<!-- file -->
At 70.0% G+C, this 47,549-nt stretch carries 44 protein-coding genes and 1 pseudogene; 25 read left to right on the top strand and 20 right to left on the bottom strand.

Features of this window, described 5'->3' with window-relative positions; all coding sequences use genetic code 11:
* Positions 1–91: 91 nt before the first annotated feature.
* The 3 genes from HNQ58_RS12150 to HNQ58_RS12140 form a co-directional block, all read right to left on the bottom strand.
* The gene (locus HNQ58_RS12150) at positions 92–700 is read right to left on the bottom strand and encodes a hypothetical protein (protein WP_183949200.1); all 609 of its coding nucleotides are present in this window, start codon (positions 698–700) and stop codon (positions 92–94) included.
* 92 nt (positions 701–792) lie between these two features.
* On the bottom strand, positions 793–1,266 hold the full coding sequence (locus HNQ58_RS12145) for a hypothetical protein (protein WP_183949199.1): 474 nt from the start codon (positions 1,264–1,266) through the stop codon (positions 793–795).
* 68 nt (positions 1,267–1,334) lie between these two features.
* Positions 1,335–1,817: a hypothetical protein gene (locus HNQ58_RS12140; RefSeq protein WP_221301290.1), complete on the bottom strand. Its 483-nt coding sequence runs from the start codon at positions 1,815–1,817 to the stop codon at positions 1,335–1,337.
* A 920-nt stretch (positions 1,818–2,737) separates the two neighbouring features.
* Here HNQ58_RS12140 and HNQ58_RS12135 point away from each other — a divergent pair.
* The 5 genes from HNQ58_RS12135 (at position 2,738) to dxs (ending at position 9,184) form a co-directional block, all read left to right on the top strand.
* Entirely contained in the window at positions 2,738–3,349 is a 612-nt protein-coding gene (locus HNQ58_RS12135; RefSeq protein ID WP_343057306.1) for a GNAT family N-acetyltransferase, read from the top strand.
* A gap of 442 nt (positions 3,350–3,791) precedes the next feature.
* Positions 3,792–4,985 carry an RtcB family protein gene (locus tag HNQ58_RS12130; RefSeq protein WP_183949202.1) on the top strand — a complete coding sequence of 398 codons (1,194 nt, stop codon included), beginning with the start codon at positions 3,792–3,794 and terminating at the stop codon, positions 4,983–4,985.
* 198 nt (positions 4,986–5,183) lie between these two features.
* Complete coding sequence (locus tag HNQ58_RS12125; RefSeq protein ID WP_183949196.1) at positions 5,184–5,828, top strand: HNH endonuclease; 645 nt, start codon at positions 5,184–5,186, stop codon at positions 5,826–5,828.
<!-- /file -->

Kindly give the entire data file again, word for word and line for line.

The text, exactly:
At 70.0% G+C, this 47,549-nt stretch carries 44 protein-coding genes and 1 pseudogene; 25 read left to right on the top strand and 20 right to left on the bottom strand.

Features of this window, described 5'->3' with window-relative positions; all coding sequences use genetic code 11:
* Positions 1–91: 91 nt before the first annotated feature.
* The 3 genes from HNQ58_RS12150 to HNQ58_RS12140 form a co-directional block, all read right to left on the bottom strand.
* The gene (locus HNQ58_RS12150) at positions 92–700 is read right to left on the bottom strand and encodes a hypothetical protein (protein WP_183949200.1); all 609 of its coding nucleotides are present in this window, start codon (positions 698–700) and stop codon (positions 92–94) included.
* 92 nt (positions 701–792) lie between these two features.
* On the bottom strand, positions 793–1,266 hold the full coding sequence (locus HNQ58_RS12145) for a hypothetical protein (protein WP_183949199.1): 474 nt from the start codon (positions 1,264–1,266) through the stop codon (positions 793–795).
* 68 nt (positions 1,267–1,334) lie between these two features.
* Positions 1,335–1,817: a hypothetical protein gene (locus HNQ58_RS12140; RefSeq protein WP_221301290.1), complete on the bottom strand. Its 483-nt coding sequence runs from the start codon at positions 1,815–1,817 to the stop codon at positions 1,335–1,337.
* A 920-nt stretch (positions 1,818–2,737) separates the two neighbouring features.
* Here HNQ58_RS12140 and HNQ58_RS12135 point away from each other — a divergent pair.
* The 5 genes from HNQ58_RS12135 (at position 2,738) to dxs (ending at position 9,184) form a co-directional block, all read left to right on the top strand.
* Entirely contained in the window at positions 2,738–3,349 is a 612-nt protein-coding gene (locus HNQ58_RS12135; RefSeq protein ID WP_343057306.1) for a GNAT family N-acetyltransferase, read from the top strand.
* A gap of 442 nt (positions 3,350–3,791) precedes the next feature.
* Positions 3,792–4,985 carry an RtcB family protein gene (locus tag HNQ58_RS12130; RefSeq protein WP_183949202.1) on the top strand — a complete coding sequence of 398 codons (1,194 nt, stop codon included), beginning with the start codon at positions 3,792–3,794 and terminating at the stop codon, positions 4,983–4,985.
* 198 nt (positions 4,986–5,183) lie between these two features.
* Complete coding sequence (locus tag HNQ58_RS12125; RefSeq protein ID WP_183949196.1) at positions 5,184–5,828, top strand: HNH endonuclease; 645 nt, start codon at positions 5,184–5,186, stop codon at positions 5,826–5,828.